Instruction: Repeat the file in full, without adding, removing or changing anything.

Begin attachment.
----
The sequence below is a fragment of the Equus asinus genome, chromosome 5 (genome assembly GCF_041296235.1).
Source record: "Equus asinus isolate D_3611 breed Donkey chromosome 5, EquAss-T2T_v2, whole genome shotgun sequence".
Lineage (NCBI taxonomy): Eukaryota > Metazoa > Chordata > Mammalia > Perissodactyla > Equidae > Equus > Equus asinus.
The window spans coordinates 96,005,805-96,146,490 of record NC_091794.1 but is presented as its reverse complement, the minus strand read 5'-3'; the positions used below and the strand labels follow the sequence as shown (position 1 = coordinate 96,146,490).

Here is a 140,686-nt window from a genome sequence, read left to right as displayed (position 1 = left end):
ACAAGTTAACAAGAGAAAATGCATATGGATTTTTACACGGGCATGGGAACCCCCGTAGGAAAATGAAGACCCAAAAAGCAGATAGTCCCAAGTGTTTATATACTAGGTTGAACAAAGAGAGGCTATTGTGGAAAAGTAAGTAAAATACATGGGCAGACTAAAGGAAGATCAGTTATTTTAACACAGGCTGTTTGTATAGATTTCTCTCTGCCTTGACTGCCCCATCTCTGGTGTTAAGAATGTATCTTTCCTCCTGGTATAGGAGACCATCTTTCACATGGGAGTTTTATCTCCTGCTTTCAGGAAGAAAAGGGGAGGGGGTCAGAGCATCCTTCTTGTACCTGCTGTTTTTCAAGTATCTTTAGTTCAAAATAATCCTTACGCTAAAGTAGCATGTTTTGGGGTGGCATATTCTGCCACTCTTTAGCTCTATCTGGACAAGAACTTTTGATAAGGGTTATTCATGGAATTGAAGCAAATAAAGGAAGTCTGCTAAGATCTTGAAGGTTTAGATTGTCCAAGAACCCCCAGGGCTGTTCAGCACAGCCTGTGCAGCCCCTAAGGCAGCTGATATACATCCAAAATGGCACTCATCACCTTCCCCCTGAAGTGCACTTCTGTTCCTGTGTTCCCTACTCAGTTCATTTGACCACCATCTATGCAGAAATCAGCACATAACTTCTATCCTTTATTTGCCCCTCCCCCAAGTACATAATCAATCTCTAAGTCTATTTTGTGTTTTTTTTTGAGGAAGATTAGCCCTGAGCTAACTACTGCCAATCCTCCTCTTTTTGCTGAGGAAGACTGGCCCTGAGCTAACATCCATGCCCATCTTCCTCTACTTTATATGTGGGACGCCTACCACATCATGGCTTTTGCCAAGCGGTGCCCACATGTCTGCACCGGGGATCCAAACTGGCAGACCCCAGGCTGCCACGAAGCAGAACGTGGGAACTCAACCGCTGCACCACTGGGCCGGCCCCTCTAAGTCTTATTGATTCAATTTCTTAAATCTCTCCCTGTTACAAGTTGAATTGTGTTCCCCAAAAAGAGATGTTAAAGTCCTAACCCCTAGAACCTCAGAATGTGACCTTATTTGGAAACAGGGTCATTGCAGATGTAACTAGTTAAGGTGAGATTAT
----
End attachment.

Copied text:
The sequence below is a fragment of the Equus asinus genome, chromosome 5 (genome assembly GCF_041296235.1).
Source record: "Equus asinus isolate D_3611 breed Donkey chromosome 5, EquAss-T2T_v2, whole genome shotgun sequence".
Lineage (NCBI taxonomy): Eukaryota > Metazoa > Chordata > Mammalia > Perissodactyla > Equidae > Equus > Equus asinus.
The window spans coordinates 96,005,805-96,146,490 of record NC_091794.1 but is presented as its reverse complement, the minus strand read 5'-3'; the positions used below and the strand labels follow the sequence as shown (position 1 = coordinate 96,146,490).

Here is a 140,686-nt window from a genome sequence, read left to right as displayed (position 1 = left end):
ACAAGTTAACAAGAGAAAATGCATATGGATTTTTACACGGGCATGGGAACCCCCGTAGGAAAATGAAGACCCAAAAAGCAGATAGTCCCAAGTGTTTATATACTAGGTTGAACAAAGAGAGGCTATTGTGGAAAAGTAAGTAAAATACATGGGCAGACTAAAGGAAGATCAGTTATTTTAACACAGGCTGTTTGTATAGATTTCTCTCTGCCTTGACTGCCCCATCTCTGGTGTTAAGAATGTATCTTTCCTCCTGGTATAGGAGACCATCTTTCACATGGGAGTTTTATCTCCTGCTTTCAGGAAGAAAAGGGGAGGGGGTCAGAGCATCCTTCTTGTACCTGCTGTTTTTCAAGTATCTTTAGTTCAAAATAATCCTTACGCTAAAGTAGCATGTTTTGGGGTGGCATATTCTGCCACTCTTTAGCTCTATCTGGACAAGAACTTTTGATAAGGGTTATTCATGGAATTGAAGCAAATAAAGGAAGTCTGCTAAGATCTTGAAGGTTTAGATTGTCCAAGAACCCCCAGGGCTGTTCAGCACAGCCTGTGCAGCCCCTAAGGCAGCTGATATACATCCAAAATGGCACTCATCACCTTCCCCCTGAAGTGCACTTCTGTTCCTGTGTTCCCTACTCAGTTCATTTGACCACCATCTATGCAGAAATCAGCACATAACTTCTATCCTTTATTTGCCCCTCCCCCAAGTACATAATCAATCTCTAAGTCTATTTTGTGTTTTTTTTTGAGGAAGATTAGCCCTGAGCTAACTACTGCCAATCCTCCTCTTTTTGCTGAGGAAGACTGGCCCTGAGCTAACATCCATGCCCATCTTCCTCTACTTTATATGTGGGACGCCTACCACATCATGGCTTTTGCCAAGCGGTGCCCACATGTCTGCACCGGGGATCCAAACTGGCAGACCCCAGGCTGCCACGAAGCAGAACGTGGGAACTCAACCGCTGCACCACTGGGCCGGCCCCTCTAAGTCTTATTGATTCAATTTCTTAAATCTCTCCCTGTTACAAGTTGAATTGTGTTCCCCAAAAAGAGATGTTAAAGTCCTAACCCCTAGAACCTCAGAATGTGACCTTATTTGGAAACAGGGTCATTGCAGATGTAACTAGTTAAGGTGAGATTAT